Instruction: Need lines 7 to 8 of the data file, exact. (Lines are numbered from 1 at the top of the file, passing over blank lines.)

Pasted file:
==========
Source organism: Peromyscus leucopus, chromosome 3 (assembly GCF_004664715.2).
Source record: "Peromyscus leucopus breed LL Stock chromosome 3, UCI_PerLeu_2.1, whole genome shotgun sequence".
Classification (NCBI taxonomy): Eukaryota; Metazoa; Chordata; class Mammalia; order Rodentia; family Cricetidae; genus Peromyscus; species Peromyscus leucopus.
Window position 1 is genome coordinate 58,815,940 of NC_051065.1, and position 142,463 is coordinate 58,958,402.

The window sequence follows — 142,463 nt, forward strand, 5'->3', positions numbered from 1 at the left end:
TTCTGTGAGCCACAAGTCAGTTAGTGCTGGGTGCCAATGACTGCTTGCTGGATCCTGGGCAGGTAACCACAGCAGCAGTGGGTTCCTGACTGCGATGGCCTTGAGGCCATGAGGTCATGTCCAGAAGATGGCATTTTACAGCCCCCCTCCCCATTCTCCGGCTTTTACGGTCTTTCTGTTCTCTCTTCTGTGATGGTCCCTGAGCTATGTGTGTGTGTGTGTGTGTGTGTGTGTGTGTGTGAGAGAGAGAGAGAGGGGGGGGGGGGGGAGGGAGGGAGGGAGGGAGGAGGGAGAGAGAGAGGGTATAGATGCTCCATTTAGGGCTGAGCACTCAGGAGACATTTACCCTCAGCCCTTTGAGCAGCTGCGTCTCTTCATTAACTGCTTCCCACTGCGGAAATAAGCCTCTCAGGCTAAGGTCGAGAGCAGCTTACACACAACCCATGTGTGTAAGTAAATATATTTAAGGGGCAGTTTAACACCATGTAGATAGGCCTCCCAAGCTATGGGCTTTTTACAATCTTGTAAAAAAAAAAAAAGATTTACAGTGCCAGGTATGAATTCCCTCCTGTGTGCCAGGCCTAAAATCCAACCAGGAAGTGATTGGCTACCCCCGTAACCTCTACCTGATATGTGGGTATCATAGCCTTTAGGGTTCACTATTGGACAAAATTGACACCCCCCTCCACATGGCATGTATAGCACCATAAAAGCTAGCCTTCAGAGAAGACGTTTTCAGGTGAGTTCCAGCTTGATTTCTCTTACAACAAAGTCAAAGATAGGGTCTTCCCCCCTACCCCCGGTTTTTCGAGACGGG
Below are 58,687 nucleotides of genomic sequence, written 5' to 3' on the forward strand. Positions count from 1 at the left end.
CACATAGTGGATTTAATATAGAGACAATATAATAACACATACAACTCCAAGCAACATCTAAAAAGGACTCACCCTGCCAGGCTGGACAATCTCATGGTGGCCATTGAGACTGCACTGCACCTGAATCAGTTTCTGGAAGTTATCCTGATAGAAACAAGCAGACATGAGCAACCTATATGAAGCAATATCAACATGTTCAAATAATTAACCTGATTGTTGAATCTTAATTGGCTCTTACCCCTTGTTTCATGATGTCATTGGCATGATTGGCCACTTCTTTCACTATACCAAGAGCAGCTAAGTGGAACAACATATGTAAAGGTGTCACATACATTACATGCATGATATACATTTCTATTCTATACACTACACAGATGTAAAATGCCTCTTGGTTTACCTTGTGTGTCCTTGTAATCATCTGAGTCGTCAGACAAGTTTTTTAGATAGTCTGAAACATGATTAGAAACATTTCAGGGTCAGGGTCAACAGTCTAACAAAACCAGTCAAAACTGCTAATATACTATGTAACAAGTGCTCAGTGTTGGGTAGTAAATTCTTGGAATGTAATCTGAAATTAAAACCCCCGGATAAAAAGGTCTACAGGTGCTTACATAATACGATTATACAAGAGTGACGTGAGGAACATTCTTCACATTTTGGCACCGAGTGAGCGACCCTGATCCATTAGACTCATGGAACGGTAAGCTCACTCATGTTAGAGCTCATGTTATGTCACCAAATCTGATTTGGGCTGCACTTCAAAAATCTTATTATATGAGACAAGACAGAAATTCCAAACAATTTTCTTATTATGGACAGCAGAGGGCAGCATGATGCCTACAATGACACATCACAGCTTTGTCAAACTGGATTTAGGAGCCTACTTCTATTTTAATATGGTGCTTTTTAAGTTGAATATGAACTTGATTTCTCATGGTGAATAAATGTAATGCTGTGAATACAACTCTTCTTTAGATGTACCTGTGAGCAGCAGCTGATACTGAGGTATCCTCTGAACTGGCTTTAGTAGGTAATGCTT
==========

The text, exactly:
Below are 58,687 nucleotides of genomic sequence, written 5' to 3' on the forward strand. Positions count from 1 at the left end.
CACATAGTGGATTTAATATAGAGACAATATAATAACACATACAACTCCAAGCAACATCTAAAAAGGACTCACCCTGCCAGGCTGGACAATCTCATGGTGGCCATTGAGACTGCACTGCACCTGAATCAGTTTCTGGAAGTTATCCTGATAGAAACAAGCAGACATGAGCAACCTATATGAAGCAATATCAACATGTTCAAATAATTAACCTGATTGTTGAATCTTAATTGGCTCTTACCCCTTGTTTCATGATGTCATTGGCATGATTGGCCACTTCTTTCACTATACCAAGAGCAGCTAAGTGGAACAACATATGTAAAGGTGTCACATACATTACATGCATGATATACATTTCTATTCTATACACTACACAGATGTAAAATGCCTCTTGGTTTACCTTGTGTGTCCTTGTAATCATCTGAGTCGTCAGACAAGTTTTTTAGATAGTCTGAAACATGATTAGAAACATTTCAGGGTCAGGGTCAACAGTCTAACAAAACCAGTCAAAACTGCTAATATACTATGTAACAAGTGCTCAGTGTTGGGTAGTAAATTCTTGGAATGTAATCTGAAATTAAAACCCCCGGATAAAAAGGTCTACAGGTGCTTACATAATACGATTATACAAGAGTGACGTGAGGAACATTCTTCACATTTTGGCACCGAGTGAGCGACCCTGATCCATTAGACTCATGGAACGGTAAGCTCACTCATGTTAGAGCTCATGTTATGTCACCAAATCTGATTTGGGCTGCACTTCAAAAATCTTATTATATGAGACAAGACAGAAATTCCAAACAATTTTCTTATTATGGACAGCAGAGGGCAGCATGATGCCTACAATGACACATCACAGCTTTGTCAAACTGGATTTAGGAGCCTACTTCTATTTTAATATGGTGCTTTTTAAGTTGAATATGAACTTGATTTCTCATGGTGAATAAATGTAATGCTGTGAATACAACTCTTCTTTAGATGTACCTGTGAGCAGCAGCTGATACTGAGGTATCCTCTGAACTGGCTTTAGTAGGTAATGCTT